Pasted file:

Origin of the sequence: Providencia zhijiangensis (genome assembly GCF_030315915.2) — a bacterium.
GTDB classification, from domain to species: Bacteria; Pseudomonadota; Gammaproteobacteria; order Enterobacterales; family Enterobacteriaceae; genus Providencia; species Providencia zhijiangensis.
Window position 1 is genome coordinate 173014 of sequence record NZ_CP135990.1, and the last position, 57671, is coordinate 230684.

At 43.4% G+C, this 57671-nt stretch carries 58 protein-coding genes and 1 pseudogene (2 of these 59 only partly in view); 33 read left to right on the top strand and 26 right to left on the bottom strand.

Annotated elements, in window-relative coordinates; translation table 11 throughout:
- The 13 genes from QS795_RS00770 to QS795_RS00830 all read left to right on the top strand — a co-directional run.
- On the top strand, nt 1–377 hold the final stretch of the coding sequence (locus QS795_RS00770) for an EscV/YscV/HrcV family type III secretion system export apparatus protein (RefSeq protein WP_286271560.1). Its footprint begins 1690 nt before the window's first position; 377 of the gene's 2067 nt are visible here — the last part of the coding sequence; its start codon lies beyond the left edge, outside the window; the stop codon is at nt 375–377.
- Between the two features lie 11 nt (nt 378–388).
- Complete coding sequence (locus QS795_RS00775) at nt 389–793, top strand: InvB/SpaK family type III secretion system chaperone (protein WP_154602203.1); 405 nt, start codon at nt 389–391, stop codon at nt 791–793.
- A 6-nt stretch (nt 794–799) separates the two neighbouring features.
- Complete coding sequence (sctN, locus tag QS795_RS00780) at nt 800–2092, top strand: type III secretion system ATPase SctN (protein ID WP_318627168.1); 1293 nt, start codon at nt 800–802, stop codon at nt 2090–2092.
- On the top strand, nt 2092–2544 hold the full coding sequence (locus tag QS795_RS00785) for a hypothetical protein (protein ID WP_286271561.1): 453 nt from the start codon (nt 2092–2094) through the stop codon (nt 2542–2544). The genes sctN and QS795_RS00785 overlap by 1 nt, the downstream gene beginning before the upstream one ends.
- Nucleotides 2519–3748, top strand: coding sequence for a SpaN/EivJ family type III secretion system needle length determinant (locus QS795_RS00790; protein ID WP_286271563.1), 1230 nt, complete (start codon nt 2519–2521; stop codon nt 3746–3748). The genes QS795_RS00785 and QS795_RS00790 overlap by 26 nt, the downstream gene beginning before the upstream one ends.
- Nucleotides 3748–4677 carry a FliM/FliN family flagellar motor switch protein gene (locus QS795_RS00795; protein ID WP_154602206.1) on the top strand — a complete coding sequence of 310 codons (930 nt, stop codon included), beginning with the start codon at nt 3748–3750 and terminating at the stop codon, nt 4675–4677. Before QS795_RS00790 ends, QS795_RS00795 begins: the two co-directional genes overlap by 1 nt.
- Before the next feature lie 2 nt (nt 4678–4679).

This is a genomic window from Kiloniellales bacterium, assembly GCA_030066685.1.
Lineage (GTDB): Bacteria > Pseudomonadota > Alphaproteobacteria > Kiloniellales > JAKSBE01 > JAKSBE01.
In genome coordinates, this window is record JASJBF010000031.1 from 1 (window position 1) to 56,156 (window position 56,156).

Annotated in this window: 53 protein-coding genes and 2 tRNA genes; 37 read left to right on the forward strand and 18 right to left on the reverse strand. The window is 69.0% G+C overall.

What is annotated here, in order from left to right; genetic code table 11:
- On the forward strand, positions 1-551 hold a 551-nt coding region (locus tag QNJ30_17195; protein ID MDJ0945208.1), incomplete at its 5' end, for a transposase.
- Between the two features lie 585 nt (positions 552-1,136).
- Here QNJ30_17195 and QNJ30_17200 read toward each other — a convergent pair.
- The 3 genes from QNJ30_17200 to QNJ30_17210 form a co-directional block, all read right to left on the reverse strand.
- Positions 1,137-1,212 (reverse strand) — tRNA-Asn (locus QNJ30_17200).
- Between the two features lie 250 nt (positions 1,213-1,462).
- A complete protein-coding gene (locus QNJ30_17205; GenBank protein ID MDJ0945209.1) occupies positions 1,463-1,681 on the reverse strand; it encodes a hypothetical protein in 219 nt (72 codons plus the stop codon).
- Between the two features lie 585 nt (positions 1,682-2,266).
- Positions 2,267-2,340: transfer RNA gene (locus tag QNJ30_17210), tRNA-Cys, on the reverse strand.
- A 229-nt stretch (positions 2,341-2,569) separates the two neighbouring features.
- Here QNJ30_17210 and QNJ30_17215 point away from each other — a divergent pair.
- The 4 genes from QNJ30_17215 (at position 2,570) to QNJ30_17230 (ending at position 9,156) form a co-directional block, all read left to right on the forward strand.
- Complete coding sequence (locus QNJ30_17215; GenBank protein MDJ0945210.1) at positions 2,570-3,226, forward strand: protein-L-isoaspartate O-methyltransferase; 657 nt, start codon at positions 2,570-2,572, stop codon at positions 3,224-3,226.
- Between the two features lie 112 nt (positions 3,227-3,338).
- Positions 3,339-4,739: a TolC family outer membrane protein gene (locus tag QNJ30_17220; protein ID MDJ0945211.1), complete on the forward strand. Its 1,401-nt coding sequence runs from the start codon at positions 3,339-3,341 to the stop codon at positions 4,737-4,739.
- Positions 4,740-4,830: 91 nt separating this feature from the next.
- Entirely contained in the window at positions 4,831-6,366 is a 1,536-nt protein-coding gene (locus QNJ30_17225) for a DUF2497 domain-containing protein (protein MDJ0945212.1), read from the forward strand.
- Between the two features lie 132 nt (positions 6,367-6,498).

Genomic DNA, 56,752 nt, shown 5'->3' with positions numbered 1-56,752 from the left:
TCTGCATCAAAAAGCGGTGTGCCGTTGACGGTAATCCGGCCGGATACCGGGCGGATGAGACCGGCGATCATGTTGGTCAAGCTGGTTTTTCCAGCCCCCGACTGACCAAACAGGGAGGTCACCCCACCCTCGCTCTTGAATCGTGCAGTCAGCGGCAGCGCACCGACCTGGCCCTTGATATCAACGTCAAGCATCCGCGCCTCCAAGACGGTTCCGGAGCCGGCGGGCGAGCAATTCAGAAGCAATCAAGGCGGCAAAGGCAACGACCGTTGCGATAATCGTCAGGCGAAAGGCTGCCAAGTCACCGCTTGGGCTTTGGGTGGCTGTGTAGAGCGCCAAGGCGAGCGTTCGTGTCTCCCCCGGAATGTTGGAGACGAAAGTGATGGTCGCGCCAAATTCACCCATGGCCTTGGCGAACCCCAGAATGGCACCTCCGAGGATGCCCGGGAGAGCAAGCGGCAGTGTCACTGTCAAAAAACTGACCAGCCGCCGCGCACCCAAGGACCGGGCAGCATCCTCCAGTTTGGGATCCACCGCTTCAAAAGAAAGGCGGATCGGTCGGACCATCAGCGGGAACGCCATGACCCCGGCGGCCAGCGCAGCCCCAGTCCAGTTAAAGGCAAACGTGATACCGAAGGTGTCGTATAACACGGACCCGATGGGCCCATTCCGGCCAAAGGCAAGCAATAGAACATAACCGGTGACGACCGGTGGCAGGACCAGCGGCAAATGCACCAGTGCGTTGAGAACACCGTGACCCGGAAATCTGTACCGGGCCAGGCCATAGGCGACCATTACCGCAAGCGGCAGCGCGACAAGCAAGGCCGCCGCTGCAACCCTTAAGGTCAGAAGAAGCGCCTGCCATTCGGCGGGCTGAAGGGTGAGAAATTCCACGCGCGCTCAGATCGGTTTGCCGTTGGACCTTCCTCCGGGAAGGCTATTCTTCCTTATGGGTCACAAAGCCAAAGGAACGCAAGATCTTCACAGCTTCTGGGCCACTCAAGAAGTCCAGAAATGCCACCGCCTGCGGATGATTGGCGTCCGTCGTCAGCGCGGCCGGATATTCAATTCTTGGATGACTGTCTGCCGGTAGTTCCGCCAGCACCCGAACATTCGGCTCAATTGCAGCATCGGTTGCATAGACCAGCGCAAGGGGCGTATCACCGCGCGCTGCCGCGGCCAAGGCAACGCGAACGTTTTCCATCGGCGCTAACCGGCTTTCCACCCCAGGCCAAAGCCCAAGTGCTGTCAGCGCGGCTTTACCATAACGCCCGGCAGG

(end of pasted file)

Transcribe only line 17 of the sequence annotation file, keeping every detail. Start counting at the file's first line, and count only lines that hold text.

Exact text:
Lineage (GTDB): Bacteria > Pseudomonadota > Alphaproteobacteria > Kiloniellales > JAKSBE01 > JAKSBE01.